AOS Applications Seminar
 Wednesday, 17-Nov-2021
 12:00 PM
Speakers Emily Berndt (MSFC/SPoRT), Aaron Naeger (UAH/SPoRT), Anita LeRoy (UAH/SPoRT), and Aaron Jacobs (NOAA NWS), will discuss NASA's SPoRT research and application activities as well as application opportunities relevant to the future AOS mission.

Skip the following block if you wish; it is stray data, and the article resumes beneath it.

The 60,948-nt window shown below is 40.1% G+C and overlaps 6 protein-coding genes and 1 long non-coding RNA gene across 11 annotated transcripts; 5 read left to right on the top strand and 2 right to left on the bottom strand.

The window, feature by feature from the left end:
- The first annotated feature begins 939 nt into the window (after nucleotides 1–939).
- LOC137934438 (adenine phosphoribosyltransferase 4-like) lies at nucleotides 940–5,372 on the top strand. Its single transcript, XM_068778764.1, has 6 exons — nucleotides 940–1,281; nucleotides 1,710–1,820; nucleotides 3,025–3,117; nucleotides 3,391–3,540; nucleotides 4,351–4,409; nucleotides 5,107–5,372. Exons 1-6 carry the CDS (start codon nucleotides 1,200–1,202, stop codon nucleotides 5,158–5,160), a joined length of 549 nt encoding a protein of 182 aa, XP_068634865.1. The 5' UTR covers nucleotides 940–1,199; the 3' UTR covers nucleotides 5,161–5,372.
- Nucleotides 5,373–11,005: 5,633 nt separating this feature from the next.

The NASA Short-term Prediction Research and Transition (SPoRT) Center was established in 2002 at Marshall Space Flight Center and is part of the NASA Earth Science Division's Research and Analysis Program, Weather and Atmospheric Dynamics Focus Area. SPoRT's mission is to experimentally transition unique NASA observations and research capabilities to stakeholders to improve short-term forecasting. SPoRT conducts research in focus areas related to remote sensing, lightning, land surface modeling, tropical meteorology, and health and air quality- developing tools and capabilities based on research and interaction with stakeholders. SPoRT has also partnered with NASA researchers and scientists at other agencies to introduce end users to NASA satellite observations and capabilities. SPoRT established a research-to-operations/operations-to-research paradigm as a framework to transition data to stakeholders with deliberate interaction to tailor products to end users' needs and develop applications-based training. The SPoRT paradigm has been used to successfully transition over 40 satellite datasets and research capabilities to operational users for nearly 20 years and applications-based training concepts have been adopted by other groups nationally and internationally. This presentation will provide an overview of SPoRT and discussion research and applications activities relevant to the future Earth System Observatory Atmosphere Observing System with a focus on health and air quality and passive microwave remote sensing, including examples and presentation from a partner NOAA NWS Senior Service Hydrologist/Meteorologist. SPoRT has maintained a strong relationship between NASA and NOAA, supporting over 30 National Weather Service Offices and National Centers with a focus on application of Aqua and Terra, Global Precipitation Measurement Mission, and Soil Moisture Active Passive, and the new-generation of geostationary satellites. With newer NASA missions such TROPICS (Time Resolved Observations of Precipitation structure and storm Intensity with a Constellation of Smallsats) and TEMPO (Tropospheric Emissions: Monitoring of Pollution), opportunities have expanded to partner with additional agencies and conduct research and applications relevant to the future AOS mission.